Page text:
Even without a clear admission of guilt, the settlement sends a very clear message to broadband providers. Travis LeBlanc, chief of the FCC’s Enforcement Bureau was quoted in the article stating, “It is unacceptable for any company to charge consumers exorbitant fees to access the Internet, while at the same time blocking them from using their own personal Wi-Fi hot-spots to access the Internet.” With the threat of litigation, broadband providers may think twice before attempting to impede or outright prohibit access to Wi-Fi, making trade show participation even more appealing to business owners in every industry.
Make Sure You Keep Your Trade Show Exhibit Wi-Fi Ready
Now that the online playing field has been leveled, it’s critical to ensure your exhibits stay Wi-Fi ready at all times. As an exhibitor, you will have three main choices to consider before every event. What is your first option? Working with the hosting venue to purchase their connection package. While this may seem like the most convenient option, it’s important to note that it can prove an expensive one; you will want to check your budget before moving forward with this one.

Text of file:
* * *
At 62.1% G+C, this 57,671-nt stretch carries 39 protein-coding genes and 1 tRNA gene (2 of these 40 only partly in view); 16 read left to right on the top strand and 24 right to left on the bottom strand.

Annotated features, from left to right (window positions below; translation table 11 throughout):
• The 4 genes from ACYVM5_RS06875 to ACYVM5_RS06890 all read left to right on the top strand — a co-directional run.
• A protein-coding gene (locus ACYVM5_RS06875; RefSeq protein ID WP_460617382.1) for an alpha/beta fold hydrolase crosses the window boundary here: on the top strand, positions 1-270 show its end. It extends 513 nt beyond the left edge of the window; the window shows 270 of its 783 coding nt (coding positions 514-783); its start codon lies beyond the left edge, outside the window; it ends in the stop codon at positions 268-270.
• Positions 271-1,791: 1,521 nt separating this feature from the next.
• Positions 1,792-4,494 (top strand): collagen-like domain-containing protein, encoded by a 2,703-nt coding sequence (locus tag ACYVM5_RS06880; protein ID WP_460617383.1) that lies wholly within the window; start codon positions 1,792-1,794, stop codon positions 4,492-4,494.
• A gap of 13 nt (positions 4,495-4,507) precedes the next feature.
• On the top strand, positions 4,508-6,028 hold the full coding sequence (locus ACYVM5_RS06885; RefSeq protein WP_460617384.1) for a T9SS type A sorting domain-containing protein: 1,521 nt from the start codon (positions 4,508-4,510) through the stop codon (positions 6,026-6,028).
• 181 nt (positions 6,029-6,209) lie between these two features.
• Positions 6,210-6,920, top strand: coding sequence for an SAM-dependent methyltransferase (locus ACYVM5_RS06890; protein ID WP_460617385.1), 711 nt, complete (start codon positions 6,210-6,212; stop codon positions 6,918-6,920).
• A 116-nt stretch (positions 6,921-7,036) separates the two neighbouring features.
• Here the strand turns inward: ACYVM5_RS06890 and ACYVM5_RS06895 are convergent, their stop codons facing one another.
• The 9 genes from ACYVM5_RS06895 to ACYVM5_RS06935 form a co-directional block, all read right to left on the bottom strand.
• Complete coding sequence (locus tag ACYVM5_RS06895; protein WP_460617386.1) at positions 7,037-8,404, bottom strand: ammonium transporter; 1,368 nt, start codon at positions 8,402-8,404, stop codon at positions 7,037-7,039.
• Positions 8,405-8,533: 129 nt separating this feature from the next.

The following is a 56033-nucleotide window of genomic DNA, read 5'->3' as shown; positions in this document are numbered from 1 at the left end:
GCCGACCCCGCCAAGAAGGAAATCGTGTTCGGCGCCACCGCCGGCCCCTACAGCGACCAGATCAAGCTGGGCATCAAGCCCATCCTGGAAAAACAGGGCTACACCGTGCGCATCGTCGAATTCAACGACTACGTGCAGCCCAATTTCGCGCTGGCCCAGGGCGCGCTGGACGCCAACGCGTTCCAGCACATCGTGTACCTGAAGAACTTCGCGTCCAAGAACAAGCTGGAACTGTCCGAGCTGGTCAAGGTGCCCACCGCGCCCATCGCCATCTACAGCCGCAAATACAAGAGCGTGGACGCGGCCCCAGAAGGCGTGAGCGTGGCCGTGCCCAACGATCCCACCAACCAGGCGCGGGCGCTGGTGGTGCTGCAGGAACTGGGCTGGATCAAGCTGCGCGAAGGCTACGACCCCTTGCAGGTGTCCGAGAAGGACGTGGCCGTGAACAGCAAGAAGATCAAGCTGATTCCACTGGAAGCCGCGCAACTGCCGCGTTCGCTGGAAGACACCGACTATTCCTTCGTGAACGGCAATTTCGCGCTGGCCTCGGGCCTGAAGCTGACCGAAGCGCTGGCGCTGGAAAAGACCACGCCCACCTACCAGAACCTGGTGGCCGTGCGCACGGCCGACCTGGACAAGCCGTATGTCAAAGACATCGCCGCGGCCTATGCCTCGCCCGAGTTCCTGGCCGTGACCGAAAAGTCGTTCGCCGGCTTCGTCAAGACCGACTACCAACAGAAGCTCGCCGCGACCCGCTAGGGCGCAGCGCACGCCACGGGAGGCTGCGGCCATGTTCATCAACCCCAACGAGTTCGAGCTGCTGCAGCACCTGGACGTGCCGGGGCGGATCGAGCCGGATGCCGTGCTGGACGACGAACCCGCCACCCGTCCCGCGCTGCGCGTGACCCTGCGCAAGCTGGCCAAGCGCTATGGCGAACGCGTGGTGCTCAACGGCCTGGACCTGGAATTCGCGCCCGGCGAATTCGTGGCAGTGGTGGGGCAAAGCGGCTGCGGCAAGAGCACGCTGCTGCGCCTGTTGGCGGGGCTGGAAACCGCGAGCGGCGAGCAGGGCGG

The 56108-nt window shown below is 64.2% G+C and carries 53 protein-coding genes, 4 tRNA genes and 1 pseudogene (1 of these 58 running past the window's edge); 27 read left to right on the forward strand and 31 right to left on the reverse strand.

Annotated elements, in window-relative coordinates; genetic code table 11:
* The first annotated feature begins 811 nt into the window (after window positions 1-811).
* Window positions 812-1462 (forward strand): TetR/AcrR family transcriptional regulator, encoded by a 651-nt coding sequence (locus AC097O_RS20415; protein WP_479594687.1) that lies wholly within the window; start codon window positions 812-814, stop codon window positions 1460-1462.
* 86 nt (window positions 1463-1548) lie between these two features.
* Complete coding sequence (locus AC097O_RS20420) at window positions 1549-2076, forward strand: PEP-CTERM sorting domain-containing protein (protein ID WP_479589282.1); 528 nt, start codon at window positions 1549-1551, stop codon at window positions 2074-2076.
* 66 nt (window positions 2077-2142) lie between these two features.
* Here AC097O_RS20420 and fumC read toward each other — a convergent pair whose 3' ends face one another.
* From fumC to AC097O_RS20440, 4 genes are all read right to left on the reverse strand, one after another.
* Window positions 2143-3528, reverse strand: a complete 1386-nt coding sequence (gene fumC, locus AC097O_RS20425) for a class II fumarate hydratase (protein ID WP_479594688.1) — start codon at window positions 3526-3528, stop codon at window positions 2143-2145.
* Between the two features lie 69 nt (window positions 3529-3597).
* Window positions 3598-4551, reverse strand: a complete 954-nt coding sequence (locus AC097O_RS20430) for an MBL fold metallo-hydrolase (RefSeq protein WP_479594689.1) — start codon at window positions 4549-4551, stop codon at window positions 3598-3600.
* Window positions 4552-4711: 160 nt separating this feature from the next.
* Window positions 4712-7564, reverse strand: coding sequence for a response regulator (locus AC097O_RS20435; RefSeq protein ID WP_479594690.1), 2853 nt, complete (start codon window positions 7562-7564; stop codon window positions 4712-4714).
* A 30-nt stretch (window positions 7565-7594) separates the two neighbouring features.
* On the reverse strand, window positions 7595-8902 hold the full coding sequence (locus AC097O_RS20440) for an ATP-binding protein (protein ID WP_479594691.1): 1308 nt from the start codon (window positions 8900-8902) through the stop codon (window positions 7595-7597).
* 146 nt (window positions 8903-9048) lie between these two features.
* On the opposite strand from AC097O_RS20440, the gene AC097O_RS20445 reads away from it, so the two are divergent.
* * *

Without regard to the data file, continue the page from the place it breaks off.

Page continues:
You can also consider personal mobile hot-spots at live marketing events. Purchasing a unit will create a berth for Internet connection. These hot-spots mean that anyone visiting your booth should be able to connect online as well. However, please do your homework and ensure you have chosen a provider with ample experience and good references.
Technology greatly enhances your trade show program, so learn the tools and insight necessary to do it right. Request your free copy of Tech for Trade Show Exhibitors and learn how you can integrate technology in many different ways.
This article first appeared in www.skyline.com
About the Author
As President of Skyline Exhibitor Source, John focuses on the overall vision and direction of the company's large exhibit projects and provides guidance in education, implementation and creative ideation. John has been directly involved in the trade show industry for the past 16 years, and the past 11 years as President of his company that helps clients get the most from their Nashville trade show booths.